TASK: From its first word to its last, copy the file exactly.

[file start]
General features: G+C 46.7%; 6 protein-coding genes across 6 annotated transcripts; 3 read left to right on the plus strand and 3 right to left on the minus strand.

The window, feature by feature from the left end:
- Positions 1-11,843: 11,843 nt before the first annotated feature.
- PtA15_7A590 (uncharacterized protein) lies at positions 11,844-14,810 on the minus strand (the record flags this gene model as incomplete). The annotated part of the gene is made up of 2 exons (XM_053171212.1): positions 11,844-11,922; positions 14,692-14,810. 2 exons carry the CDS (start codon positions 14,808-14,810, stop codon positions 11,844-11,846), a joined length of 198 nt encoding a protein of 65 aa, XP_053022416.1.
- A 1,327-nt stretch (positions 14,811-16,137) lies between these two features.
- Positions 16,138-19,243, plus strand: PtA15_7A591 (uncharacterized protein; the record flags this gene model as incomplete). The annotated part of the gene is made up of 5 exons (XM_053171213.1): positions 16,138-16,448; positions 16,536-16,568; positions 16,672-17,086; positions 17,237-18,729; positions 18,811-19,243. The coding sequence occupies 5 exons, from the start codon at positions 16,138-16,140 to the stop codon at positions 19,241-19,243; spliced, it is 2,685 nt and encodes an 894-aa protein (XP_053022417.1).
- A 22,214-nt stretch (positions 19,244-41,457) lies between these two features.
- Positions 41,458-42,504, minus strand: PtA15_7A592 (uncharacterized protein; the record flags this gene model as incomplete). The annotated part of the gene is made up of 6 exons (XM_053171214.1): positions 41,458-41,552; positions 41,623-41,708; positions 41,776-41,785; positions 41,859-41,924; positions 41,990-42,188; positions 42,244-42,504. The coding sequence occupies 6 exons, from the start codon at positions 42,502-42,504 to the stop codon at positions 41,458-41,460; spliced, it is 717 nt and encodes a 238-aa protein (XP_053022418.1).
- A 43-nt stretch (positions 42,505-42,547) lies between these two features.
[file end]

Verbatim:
General features: G+C 46.7%; 6 protein-coding genes across 6 annotated transcripts; 3 read left to right on the plus strand and 3 right to left on the minus strand.

The window, feature by feature from the left end:
- Positions 1-11,843: 11,843 nt before the first annotated feature.
- PtA15_7A590 (uncharacterized protein) lies at positions 11,844-14,810 on the minus strand (the record flags this gene model as incomplete). The annotated part of the gene is made up of 2 exons (XM_053171212.1): positions 11,844-11,922; positions 14,692-14,810. 2 exons carry the CDS (start codon positions 14,808-14,810, stop codon positions 11,844-11,846), a joined length of 198 nt encoding a protein of 65 aa, XP_053022416.1.
- A 1,327-nt stretch (positions 14,811-16,137) lies between these two features.
- Positions 16,138-19,243, plus strand: PtA15_7A591 (uncharacterized protein; the record flags this gene model as incomplete). The annotated part of the gene is made up of 5 exons (XM_053171213.1): positions 16,138-16,448; positions 16,536-16,568; positions 16,672-17,086; positions 17,237-18,729; positions 18,811-19,243. The coding sequence occupies 5 exons, from the start codon at positions 16,138-16,140 to the stop codon at positions 19,241-19,243; spliced, it is 2,685 nt and encodes an 894-aa protein (XP_053022417.1).
- A 22,214-nt stretch (positions 19,244-41,457) lies between these two features.
- Positions 41,458-42,504, minus strand: PtA15_7A592 (uncharacterized protein; the record flags this gene model as incomplete). The annotated part of the gene is made up of 6 exons (XM_053171214.1): positions 41,458-41,552; positions 41,623-41,708; positions 41,776-41,785; positions 41,859-41,924; positions 41,990-42,188; positions 42,244-42,504. The coding sequence occupies 6 exons, from the start codon at positions 42,502-42,504 to the stop codon at positions 41,458-41,460; spliced, it is 717 nt and encodes a 238-aa protein (XP_053022418.1).
- A 43-nt stretch (positions 42,505-42,547) lies between these two features.